Super User is a question and answer site for computer enthusiasts and power users. Join them; it only takes a minute:

Sign up
Here's how it works:
  1. Anybody can ask a question
  2. Anybody can answer
  3. The best answers are voted up and rise to the top

I've been trying to set the password on my Seagate drive:

sudo hdparm --user-master m --security-set-pass pwd /dev/sda

I get

Issuing SECURITY_SET_Pass command, password="pwd", user=master, mode=high SECURITY_SET_PASS: Input/output error

Why do I keep getting that error?

share|improve this question
    
For some BIOS you need first convert "pwd" to a scancode sequence. See:thaeial.blogspot.de/2013/01/… – student Oct 26 '13 at 19:44
    
I get the same error on a Samsung SSD 840 Pro in a Dell Latitude 6400 ATG laptop (Bios Version: A34), german keyboard; even if I try to translate the ascii code to scan codes: sudo hdparm --user-master m --security-set-pass "$( printf 'testmasterpassword' | tr '1234567890qwertzuiopasdfghjklyxcvbnm' '\2-\11\20\21\26\27\30\31\40-\45\60-\70\104-\107\110\111\120')" /dev/sda security_password=" 1 P01 %011$2" /dev/sda: Issuing SECURITY_SET_PASS command, password=" 1 P01 %011$2", user=master, mode=high SECURITY_SET_PASS: Input/output error – student Oct 27 '13 at 10:25
    
why can't you do this from within the BIOS? – MariusMatutiae Oct 28 '13 at 9:30
    
I didn't find an option to do this in the BIOS, there you can only set the user hdd password and you can set the option that typing in the master password invokes a secure erase instead of unlocking the ssd. However I don't know the master password which DELL has set up so I cannot test if this works. Thus I just want to overwrite the master password. – student Oct 28 '13 at 11:31
1  
@Glad: Did you check if the drive was frozen? I figured out from the ata specs that it should not be frozen. There are some tricks to get it to a unfrozen state such doing a suspend to RAM and waking it up. Then my I/O error dissappeared but the master password didn't work... – student Oct 30 '13 at 19:59

I had my Samsung PM830 (MZMPC256HBGJ-000L1) cleaned because I tried to get rid of S.M.A.R.T. Errors (uncorrectable error count / ecc error rate -> which caused windows update errors like 800f0922 -> it was just a guess that something like internal wiping could help to recover my SSD)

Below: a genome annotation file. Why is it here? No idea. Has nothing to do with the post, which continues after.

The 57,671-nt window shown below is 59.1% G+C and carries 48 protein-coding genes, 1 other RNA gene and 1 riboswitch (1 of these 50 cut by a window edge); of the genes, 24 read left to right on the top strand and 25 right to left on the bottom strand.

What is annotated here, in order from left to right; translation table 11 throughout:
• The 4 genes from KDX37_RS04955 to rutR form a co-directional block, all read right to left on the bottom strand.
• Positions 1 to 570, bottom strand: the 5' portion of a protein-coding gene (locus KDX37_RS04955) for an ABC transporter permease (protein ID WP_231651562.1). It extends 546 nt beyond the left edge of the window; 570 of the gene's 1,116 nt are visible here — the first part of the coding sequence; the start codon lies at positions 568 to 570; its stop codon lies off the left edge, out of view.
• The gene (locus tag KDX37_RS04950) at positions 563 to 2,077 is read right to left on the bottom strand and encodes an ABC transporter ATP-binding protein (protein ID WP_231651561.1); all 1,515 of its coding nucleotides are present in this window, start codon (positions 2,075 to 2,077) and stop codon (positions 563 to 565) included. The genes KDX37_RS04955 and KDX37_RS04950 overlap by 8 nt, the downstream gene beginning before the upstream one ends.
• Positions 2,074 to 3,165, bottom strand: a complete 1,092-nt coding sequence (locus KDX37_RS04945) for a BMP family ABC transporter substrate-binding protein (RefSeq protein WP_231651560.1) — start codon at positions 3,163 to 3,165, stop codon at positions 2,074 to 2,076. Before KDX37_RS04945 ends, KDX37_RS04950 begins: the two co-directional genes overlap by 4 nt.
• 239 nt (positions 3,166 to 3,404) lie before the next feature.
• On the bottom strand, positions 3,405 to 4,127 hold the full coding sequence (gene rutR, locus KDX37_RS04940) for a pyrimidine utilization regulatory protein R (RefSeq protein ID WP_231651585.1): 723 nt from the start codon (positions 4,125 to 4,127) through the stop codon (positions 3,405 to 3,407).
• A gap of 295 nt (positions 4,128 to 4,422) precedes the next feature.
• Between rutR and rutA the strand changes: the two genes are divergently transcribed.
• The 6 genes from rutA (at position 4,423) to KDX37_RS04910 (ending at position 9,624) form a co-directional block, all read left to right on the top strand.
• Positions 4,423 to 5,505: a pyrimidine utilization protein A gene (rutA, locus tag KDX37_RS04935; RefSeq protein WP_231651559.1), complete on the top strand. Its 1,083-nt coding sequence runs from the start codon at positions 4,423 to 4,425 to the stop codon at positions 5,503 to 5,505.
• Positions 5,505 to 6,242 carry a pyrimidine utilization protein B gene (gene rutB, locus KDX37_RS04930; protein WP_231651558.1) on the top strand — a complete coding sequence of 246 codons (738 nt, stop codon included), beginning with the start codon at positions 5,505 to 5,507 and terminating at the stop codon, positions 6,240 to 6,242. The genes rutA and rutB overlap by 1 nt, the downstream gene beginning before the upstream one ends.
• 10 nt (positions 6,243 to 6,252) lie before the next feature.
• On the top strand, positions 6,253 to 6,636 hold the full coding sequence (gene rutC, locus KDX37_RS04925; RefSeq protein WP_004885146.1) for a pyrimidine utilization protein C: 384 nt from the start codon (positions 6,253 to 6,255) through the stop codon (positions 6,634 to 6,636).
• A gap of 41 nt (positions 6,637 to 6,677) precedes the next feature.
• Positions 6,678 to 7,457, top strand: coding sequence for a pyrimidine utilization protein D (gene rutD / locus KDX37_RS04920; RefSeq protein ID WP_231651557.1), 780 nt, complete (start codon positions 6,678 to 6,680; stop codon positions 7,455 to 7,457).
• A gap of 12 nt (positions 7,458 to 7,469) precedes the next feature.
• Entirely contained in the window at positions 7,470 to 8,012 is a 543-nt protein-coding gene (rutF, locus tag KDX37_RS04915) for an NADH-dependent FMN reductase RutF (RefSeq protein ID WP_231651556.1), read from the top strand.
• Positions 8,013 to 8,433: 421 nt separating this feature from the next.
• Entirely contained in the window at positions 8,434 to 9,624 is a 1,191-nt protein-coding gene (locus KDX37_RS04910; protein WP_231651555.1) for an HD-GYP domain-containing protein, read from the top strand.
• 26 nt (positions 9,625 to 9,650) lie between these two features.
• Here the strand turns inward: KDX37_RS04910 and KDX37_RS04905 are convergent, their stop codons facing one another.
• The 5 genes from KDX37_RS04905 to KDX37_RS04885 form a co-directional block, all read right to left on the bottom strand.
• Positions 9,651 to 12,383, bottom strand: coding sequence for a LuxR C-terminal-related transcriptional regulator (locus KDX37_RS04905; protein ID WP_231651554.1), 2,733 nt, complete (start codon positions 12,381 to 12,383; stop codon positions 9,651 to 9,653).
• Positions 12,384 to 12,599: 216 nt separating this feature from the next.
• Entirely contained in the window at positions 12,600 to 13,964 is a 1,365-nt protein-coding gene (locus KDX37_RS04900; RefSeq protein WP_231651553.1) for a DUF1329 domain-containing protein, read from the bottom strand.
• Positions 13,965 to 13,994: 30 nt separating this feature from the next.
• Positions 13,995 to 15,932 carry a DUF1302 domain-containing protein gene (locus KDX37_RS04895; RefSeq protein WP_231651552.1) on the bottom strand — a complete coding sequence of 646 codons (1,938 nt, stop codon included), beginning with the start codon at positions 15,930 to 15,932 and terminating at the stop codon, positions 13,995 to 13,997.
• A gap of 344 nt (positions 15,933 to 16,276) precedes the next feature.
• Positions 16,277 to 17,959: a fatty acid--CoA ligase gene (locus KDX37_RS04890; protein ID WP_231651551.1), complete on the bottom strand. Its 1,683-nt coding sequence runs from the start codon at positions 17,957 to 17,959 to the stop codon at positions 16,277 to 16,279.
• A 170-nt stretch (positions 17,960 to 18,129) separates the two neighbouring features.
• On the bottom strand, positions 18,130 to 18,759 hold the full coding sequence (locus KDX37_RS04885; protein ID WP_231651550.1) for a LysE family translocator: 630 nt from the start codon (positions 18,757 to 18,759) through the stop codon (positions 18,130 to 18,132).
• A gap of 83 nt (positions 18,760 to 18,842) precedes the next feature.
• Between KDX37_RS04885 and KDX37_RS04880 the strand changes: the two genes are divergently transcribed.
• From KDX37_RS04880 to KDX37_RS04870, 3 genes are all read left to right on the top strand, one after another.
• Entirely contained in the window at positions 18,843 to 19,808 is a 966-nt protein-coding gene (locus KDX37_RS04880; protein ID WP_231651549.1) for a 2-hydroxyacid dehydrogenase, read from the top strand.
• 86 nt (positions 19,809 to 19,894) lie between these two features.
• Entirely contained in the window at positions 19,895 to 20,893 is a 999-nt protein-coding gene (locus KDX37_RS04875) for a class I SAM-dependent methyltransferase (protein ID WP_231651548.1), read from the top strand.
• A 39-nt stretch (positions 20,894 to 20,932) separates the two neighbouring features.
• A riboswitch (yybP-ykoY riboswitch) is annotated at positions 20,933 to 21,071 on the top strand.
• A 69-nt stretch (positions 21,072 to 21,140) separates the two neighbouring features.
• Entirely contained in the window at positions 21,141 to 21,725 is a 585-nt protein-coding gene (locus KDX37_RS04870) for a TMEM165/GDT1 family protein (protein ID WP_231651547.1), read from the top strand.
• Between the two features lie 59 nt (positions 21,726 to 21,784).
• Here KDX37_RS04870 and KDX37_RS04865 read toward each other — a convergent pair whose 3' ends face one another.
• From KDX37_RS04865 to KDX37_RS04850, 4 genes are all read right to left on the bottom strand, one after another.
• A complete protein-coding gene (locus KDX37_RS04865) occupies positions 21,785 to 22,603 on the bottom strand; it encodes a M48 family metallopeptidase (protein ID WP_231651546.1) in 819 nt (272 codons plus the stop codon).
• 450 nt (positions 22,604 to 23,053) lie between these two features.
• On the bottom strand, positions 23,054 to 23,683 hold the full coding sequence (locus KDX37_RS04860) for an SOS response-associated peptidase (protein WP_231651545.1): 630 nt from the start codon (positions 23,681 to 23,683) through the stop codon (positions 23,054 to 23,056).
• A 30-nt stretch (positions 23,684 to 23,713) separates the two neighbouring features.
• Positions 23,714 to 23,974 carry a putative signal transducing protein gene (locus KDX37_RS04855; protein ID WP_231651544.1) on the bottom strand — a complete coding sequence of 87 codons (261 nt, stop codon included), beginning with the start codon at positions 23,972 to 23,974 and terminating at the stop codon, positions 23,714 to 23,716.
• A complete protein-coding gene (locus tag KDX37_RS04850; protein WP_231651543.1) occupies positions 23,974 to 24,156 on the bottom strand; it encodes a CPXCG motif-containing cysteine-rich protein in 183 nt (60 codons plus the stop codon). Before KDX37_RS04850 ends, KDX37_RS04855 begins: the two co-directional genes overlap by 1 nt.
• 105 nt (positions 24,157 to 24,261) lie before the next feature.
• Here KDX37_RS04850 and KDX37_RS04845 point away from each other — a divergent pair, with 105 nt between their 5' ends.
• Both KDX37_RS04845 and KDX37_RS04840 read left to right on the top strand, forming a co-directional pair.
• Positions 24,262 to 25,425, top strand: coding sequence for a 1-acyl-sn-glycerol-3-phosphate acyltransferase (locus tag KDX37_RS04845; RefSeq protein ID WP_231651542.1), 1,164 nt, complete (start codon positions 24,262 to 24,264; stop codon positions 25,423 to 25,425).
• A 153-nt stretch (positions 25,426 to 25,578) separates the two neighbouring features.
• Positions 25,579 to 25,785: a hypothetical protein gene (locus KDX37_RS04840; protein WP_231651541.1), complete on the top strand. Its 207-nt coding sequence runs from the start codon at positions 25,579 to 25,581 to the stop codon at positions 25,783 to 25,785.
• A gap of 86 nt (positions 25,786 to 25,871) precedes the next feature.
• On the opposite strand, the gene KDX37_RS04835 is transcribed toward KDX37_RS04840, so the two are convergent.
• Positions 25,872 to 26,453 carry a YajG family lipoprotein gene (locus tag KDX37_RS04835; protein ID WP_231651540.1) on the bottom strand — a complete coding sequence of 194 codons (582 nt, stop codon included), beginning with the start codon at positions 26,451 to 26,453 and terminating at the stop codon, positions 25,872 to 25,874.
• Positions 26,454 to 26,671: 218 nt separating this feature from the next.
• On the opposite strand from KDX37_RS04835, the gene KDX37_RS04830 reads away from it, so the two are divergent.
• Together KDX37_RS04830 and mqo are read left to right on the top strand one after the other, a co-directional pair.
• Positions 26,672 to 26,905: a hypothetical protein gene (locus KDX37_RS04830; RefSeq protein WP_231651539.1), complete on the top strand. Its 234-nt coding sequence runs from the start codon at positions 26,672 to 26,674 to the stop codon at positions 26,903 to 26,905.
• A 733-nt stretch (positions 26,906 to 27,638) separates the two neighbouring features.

Read here what caused "SECURITY_SET_PASS: Input/output error" on my system:

Well I ended up using parted magic and used "Erase" -> Internal Secure Erase I had to unlock the drive using a short standbytime. I used enhanced secure erase. I did not read https://ata.wiki.kernel.org/index.php/ATA_Secure_Erase before ;) I waited until the program told me the Harddisk internally finished.

The Notebook was a Lenovo Yoga 13. When I restarted my system I was prompted a password. But I never set it and according to some Sources it had been set to an empty value with security enabled.

How I got rid of my error

I started another laptop (asus eee 1000h) without the harddisk, waited for parted magic to boot. Then hotpluged the harddisc in. Opened the Console. When I executed "hdparm -I /dev/sda" the Program saw the harddisk and told me that "Security" was enabled and locked.

I followed https://ata.wiki.kernel.org/index.php/ATA_Secure_Erase and only got outputs alike

Issuing SECURITY_SET_Pass command, password="xxxx", user=master, mode=high
 SECURITY_SET_PASS: Input/output error 

Finally, after some angermanagement, I went to re-erase it a second time and afterwards I recognised that the "enabled" and "locked" had been gone.

I suppose

hdparm --user-master u --security-erase NULL /dev/X

did the job, but I cannot confirm it! According to the Input/Output Errors all my other tries failed, only this worked.

WARNING: Please read other sources and the warnings about setting the password to NULL, especially on Lenovo-Laptops!!

But may this help someone who thinks that the harddrive already has been bricked.

share|improve this answer

@Glad: Did you check if the drive was frozen? I figured out from the ata specs that it should not be frozen. There are some tricks to get it to a unfrozen state such doing a suspend to RAM and waking it up. Then my I/O error dissappeared but the master password didn't work...

I agree with @Glad and this is what I think is happening - your BIOS probably issues the "SECURITY FREEZE" command which blocks a few security related ATA commands on bootup.

If this is a SATA drive, you can boot off of a Linux live CD (try one with as recent of a kernel as possible for the best hdparm support). Disconnect the power from the drive after the system has rebooted, then reconnect it. This should get the drive in an unfrozen state because the BIOS does not touch it then.

This is electrically safe for SATA drives which support hotswap. This is not safe for internal IDE or SCSI drives.

However ...

If this is a USB attached drive, the USB bridge chip in the enclosure of the external drive may not support forwarding all ATA commands to the unit. You should remove the drive from the enclosure and attach it to a real SATA port on a motherboard.

share|improve this answer

You must log in to answer this question.

Not the answer you're looking for? Browse other questions tagged .